The dingy, crumbling environs of the Tuxedo Cat’s Yellow Room provided an apt stage for a show that has more than a whiff of the chaotic. Dr Brown’s shtick is ingenious: take a performance-art train wreck, point it straight at the audience, and continue to drive its wheels off.
To accurately and justly describe the contents of his show would be no mean feat in itself – but to do so would spoil the unpredictability upon which it relies. After all, it’s a comedy show where the star sarcastically apologises for the supposed lack of laughs.
It’s as baffling as it is wonderful, and as awkward as it is hilarious.
A protracted wrestle with the curtain and a series of intentionally-botched musical cues kick off the mostly-silent routine, and set the tone for a polarising evening.
Without warning, the good doctor begins by clambering over the heads of an astonished and perturbed audience. It takes guts to open your show with such a confrontational move but it takes outright fearlessness to repeat it. Which Dr Brown does, several times.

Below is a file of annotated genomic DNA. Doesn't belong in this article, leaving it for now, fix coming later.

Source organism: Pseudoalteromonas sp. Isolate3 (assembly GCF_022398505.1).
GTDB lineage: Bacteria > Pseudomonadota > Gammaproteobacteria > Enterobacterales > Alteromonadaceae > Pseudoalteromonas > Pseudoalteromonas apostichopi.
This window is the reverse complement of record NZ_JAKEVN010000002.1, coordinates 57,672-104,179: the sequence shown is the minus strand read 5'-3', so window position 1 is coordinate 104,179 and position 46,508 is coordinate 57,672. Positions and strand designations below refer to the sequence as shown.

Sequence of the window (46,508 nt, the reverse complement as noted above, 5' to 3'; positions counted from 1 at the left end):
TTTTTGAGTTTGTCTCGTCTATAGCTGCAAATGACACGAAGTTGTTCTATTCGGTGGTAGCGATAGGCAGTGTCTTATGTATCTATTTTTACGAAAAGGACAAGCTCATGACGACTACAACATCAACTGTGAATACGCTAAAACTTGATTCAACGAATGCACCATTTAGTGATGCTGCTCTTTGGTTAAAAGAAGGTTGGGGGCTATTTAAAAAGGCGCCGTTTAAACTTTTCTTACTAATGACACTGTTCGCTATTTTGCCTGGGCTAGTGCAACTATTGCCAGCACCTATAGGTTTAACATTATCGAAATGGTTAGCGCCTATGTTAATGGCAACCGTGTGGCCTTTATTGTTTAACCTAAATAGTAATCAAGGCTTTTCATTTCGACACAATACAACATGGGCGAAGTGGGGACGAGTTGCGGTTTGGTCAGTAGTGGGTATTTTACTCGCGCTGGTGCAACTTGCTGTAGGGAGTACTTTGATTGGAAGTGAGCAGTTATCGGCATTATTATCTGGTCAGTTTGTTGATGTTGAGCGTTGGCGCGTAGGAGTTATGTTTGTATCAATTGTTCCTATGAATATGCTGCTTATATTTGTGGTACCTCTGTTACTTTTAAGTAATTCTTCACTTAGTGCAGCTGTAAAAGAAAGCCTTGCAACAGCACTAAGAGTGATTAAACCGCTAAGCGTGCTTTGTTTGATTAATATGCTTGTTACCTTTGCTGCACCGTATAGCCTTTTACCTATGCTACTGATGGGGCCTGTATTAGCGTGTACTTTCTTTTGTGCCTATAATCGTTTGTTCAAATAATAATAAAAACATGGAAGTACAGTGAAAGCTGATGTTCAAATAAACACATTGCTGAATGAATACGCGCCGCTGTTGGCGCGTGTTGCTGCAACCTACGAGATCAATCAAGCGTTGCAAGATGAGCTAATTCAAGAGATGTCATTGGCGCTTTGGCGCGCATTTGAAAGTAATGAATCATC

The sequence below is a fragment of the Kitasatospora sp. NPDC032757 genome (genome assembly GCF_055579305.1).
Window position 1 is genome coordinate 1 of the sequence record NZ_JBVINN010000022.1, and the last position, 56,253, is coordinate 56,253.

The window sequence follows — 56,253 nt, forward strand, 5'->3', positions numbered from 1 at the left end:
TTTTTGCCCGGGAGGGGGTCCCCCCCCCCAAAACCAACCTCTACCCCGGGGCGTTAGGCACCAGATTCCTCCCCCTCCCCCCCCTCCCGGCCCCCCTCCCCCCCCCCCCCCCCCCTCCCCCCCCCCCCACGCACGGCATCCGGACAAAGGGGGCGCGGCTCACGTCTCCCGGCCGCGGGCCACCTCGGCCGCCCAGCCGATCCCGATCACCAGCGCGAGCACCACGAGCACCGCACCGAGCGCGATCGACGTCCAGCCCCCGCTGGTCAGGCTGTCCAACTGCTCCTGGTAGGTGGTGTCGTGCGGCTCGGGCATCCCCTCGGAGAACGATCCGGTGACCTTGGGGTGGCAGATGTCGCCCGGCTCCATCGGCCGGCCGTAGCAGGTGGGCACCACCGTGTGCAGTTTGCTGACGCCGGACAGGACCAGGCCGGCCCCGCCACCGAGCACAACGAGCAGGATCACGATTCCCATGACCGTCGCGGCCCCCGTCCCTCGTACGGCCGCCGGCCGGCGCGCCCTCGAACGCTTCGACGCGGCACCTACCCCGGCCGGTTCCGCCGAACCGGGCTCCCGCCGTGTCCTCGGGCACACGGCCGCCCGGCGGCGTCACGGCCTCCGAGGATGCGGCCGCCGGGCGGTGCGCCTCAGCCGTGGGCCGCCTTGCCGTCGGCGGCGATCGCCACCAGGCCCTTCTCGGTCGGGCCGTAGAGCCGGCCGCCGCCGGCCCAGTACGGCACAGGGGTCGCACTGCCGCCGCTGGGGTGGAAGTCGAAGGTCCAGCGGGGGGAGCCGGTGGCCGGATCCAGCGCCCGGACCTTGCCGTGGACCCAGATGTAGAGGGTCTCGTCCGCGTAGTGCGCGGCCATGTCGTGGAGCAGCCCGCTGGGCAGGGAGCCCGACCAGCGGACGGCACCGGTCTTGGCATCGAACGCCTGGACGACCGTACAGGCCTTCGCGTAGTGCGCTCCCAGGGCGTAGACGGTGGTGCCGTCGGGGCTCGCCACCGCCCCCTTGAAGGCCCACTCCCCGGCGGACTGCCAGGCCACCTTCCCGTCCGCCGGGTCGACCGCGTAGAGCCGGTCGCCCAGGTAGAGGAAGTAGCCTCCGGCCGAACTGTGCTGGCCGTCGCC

The humour lies in Dr Brown’s desire to entertain in the face of technical issues, but also his refusal to let the audience settle. A noise-association game with the crowd quickly descends into farce as his movements become steadily more absurd. He halts routines mid-way through to eyeball uncomfortable looking audience members and stare-down hecklers, before re-starting them from the very beginning.
Dr Brown’s mannerisms are delivered with subtlety, but it’s a subtlety that never gets lost among the tight confines of the underground venue. Confrontational, intrusive, maddening and often riotous, it’s a show that requires a leap of faith – but if you’re prepared to take it, you’ll be rewarded with a treat. And one hell of a weird one too.
Dr Brown Befrdfgth is on every night at 9.45pm between March 1st- March 17th. Tickets are available online and from good Fringe ticket selling venues.